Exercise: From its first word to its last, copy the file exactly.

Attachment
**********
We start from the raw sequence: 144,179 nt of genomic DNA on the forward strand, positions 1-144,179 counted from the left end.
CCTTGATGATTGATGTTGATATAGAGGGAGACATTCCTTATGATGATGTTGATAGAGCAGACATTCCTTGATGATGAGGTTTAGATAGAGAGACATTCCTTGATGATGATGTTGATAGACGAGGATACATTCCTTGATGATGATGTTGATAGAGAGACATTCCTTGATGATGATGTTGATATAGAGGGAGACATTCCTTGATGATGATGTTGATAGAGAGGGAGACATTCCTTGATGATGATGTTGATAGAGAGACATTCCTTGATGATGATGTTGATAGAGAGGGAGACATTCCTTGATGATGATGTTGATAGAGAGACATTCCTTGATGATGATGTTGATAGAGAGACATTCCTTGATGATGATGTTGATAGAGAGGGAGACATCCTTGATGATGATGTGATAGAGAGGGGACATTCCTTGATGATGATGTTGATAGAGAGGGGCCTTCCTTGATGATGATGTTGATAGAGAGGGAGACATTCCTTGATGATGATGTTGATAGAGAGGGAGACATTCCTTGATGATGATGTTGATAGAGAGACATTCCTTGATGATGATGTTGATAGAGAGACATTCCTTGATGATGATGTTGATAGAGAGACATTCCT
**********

We start from the raw sequence: 144,179 nt of genomic DNA on the forward strand, positions 1-144,179 counted from the left end.
CCTTGATGATTGATGTTGATATAGAGGGAGACATTCCTTATGATGATGTTGATAGAGCAGACATTCCTTGATGATGAGGTTTAGATAGAGAGACATTCCTTGATGATGATGTTGATAGACGAGGATACATTCCTTGATGATGATGTTGATAGAGAGACATTCCTTGATGATGATGTTGATATAGAGGGAGACATTCCTTGATGATGATGTTGATAGAGAGGGAGACATTCCTTGATGATGATGTTGATAGAGAGACATTCCTTGATGATGATGTTGATAGAGAGGGAGACATTCCTTGATGATGATGTTGATAGAGAGACATTCCTTGATGATGATGTTGATAGAGAGACATTCCTTGATGATGATGTTGATAGAGAGGGAGACATCCTTGATGATGATGTGATAGAGAGGGGACATTCCTTGATGATGATGTTGATAGAGAGGGGCCTTCCTTGATGATGATGTTGATAGAGAGGGAGACATTCCTTGATGATGATGTTGATAGAGAGGGAGACATTCCTTGATGATGATGTTGATAGAGAGACATTCCTTGATGATGATGTTGATAGAGAGACATTCCTTGATGATGATGTTGATAGAGAGACATTCCT